Riding the subway3 min read

It’s been more than 15 years that I’ve started riding the subway almost daily. In all that time I’ve come to a few conclusions about our Chilean ways and customs regarding others.
For starters, we as a people aren’t comfortable in looking at other people. If it’s a couple of men crossing eyes, the idea of some kind of unspoken challenge might arise. This idea is exacerbated if one of the two has had a bad week. Thus, most males tend to avert eyes fast if “challenged”. If it’s two women, it’s mostly done kind of analysis of the other (ask this in my mind’s eye of course). They take notes on what they like in the other, discard the rest and move on with their life as nothing else happened. Finally the sensation I’m left with when a man and a woman meet their eyes, depends on the circumstance. If it’s a nice looking woman, I believe that they all tend to avert their eyes so as not to give the impression that they could be interested in their counterpart. Men on the other hand think take note on the nice looking ladies but disregard the others.
In the end nobody looks at the other to the eyes just to avoid some kind of trouble out conflict that their minds have concocted out of thin air.

All this is just eye contact in the subway. When it comes to having a seat available, I’ve seen people run to grab a seat in station Manquehue and then magically fall asleep before station Tobalaba so as not to give the seat the seat to someone who needs it more. I know that some people ride the metro for a long trip, but that doesn’t mean that a seat is so important that one has to run and almost fight for it. Just think the amount of time one is seated in the office or at work!

Finally the important issue. People riding the subway standing up (this because with the start of the Transantiago most people can’t sit on the floor for a lack of space overall). These people are mostly what I consider as “sheep”. Most of them travel many stations but nonetheless stay as close to the doors as possible, taking up comfortable travel space for the people who get off earlier, and keeping my space comfortable (I personally travel on the trains in-between cars which has lots of space) by staying near the door at all times.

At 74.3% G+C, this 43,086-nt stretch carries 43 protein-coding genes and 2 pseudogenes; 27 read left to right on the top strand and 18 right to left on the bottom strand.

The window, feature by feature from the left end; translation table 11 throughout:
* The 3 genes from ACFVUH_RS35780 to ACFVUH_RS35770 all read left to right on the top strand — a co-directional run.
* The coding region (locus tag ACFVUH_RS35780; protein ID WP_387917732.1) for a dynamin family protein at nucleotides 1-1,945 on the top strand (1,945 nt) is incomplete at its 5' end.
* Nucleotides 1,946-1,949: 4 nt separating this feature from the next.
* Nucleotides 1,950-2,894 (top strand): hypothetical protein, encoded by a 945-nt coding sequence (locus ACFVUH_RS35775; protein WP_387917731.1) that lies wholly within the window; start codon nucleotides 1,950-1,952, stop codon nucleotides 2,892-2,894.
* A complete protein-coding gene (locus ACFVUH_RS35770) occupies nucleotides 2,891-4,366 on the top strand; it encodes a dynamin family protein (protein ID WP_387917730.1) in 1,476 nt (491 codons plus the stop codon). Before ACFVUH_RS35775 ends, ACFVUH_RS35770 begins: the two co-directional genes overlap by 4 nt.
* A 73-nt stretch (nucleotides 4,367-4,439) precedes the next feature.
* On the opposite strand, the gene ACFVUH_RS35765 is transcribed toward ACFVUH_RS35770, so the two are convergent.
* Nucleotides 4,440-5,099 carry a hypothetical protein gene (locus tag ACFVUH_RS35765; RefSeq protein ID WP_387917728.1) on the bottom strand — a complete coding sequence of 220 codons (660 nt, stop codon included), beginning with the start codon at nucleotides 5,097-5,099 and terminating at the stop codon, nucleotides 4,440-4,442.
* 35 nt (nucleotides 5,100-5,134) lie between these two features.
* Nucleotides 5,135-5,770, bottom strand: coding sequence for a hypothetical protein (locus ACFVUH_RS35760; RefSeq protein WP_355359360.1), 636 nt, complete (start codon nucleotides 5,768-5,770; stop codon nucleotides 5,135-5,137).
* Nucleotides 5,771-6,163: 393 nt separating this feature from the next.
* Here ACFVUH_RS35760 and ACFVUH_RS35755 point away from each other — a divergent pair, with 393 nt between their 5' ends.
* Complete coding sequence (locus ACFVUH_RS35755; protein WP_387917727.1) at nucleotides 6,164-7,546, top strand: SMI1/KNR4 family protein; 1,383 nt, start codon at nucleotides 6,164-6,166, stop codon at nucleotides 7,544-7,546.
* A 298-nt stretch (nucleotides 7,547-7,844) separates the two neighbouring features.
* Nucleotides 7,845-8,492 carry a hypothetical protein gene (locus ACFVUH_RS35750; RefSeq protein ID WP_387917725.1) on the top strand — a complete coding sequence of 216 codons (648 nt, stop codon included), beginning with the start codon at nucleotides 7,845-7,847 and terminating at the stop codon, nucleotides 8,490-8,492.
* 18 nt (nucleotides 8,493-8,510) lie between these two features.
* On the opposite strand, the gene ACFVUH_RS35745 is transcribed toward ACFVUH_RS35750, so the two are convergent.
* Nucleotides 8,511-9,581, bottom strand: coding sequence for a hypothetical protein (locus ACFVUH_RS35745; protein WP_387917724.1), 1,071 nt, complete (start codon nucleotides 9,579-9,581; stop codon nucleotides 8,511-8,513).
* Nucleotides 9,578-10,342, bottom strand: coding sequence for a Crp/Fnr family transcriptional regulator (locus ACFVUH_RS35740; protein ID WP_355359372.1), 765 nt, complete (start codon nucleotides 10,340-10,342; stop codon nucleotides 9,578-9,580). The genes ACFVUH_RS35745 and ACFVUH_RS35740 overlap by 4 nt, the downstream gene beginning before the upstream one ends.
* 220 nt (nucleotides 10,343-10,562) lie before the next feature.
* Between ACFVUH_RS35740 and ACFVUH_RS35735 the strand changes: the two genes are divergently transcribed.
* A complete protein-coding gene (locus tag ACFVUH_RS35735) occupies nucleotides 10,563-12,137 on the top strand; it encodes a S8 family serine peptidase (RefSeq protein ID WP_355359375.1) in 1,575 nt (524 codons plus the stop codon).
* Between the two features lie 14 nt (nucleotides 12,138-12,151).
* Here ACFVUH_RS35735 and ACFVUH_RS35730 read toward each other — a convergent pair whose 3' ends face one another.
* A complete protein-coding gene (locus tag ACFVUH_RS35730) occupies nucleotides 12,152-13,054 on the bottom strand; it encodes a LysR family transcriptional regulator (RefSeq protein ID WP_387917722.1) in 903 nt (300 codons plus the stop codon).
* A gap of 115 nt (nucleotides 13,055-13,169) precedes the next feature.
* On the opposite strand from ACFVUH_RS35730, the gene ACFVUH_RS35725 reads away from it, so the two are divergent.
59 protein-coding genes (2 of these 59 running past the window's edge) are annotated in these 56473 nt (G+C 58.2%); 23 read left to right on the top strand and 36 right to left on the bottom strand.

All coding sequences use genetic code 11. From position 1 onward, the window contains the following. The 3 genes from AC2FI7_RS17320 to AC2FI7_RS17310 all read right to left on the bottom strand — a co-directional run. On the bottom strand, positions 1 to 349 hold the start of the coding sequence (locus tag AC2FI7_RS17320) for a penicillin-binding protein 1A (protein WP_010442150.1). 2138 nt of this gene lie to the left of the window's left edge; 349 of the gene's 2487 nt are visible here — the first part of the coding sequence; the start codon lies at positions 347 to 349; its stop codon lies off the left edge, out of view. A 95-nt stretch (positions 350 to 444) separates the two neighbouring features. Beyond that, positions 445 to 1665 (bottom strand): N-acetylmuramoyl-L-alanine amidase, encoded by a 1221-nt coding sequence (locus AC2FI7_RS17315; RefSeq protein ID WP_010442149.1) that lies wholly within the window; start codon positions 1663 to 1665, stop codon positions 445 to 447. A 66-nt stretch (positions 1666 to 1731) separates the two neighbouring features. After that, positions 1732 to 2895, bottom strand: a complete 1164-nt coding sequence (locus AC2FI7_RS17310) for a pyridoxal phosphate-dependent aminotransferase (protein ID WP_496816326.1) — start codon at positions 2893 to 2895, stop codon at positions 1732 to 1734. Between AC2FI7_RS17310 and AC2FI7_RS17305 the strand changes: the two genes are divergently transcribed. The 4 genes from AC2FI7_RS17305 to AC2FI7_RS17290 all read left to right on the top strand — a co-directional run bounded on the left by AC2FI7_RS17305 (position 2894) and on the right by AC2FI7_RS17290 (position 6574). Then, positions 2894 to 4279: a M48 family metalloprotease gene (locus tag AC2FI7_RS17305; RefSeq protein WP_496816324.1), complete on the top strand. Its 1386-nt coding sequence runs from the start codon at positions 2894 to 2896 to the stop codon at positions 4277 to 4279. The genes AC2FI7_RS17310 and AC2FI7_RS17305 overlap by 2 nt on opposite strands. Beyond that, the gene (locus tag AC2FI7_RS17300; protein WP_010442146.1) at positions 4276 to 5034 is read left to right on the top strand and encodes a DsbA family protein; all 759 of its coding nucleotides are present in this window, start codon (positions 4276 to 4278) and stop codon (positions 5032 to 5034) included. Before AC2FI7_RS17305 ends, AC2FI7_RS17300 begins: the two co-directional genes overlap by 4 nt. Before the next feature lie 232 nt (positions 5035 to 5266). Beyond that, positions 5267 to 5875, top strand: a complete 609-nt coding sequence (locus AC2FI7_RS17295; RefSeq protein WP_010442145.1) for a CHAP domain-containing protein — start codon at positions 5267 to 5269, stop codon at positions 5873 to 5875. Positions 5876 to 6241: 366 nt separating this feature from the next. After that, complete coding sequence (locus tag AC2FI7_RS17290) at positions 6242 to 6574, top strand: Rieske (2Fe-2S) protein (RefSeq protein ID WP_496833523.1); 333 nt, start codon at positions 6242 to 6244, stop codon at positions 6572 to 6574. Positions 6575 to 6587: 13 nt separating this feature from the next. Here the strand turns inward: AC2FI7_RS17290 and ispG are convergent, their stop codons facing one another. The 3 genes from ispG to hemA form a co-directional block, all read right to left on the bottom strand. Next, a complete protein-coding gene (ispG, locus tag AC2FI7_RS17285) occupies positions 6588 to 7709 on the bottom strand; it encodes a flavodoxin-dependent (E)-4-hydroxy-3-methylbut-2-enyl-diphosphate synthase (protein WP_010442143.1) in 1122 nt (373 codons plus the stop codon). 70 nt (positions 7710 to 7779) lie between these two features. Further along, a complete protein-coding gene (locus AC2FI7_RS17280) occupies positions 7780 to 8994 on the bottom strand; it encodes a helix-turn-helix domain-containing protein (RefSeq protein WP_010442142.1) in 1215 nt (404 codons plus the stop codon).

Last but not least, are the people that are deaf but really aren’t. These people are the ones that when asked politely with an ” excuse me” or “would you mind letting me through please?” (“permiso” and “me deja pasar por favor?” respectively) a couple of times, they don’t move an inch or look around as to where they can move slightly so as to make some space. I know what I’m about to describe is not possible by most people, but luckily for me being bigger than most Chileans I can. When these people don’t make any effort or aren’t interested to move our anything of the sort, I become “slightly-annoyed-traveler-with-trample-syndrome”. When in this mode I simply push them out of the way as a plower would dirt out snow. I know this is not the right way, but when civility doesn’t make a difference with these individuals, one must treat them how they want to be treated. It’s slightly pleasing when having a rough week though.

Finally, all these individuals and situations have increased tenfold since I’ve started riding the metro all those years ago. It would seem that civility and our people skills are staying topside more often than not each year that passes. I’d wish that the ” seat-ers” and “stand-ers” would try to keep their civility with them everywhere they go and not leave them street side. The eye contact issue is more of a cultural topic of creating distance with each other that will not change easily. We Chileans are not considered a welcoming people with ourselves.

Just a thought.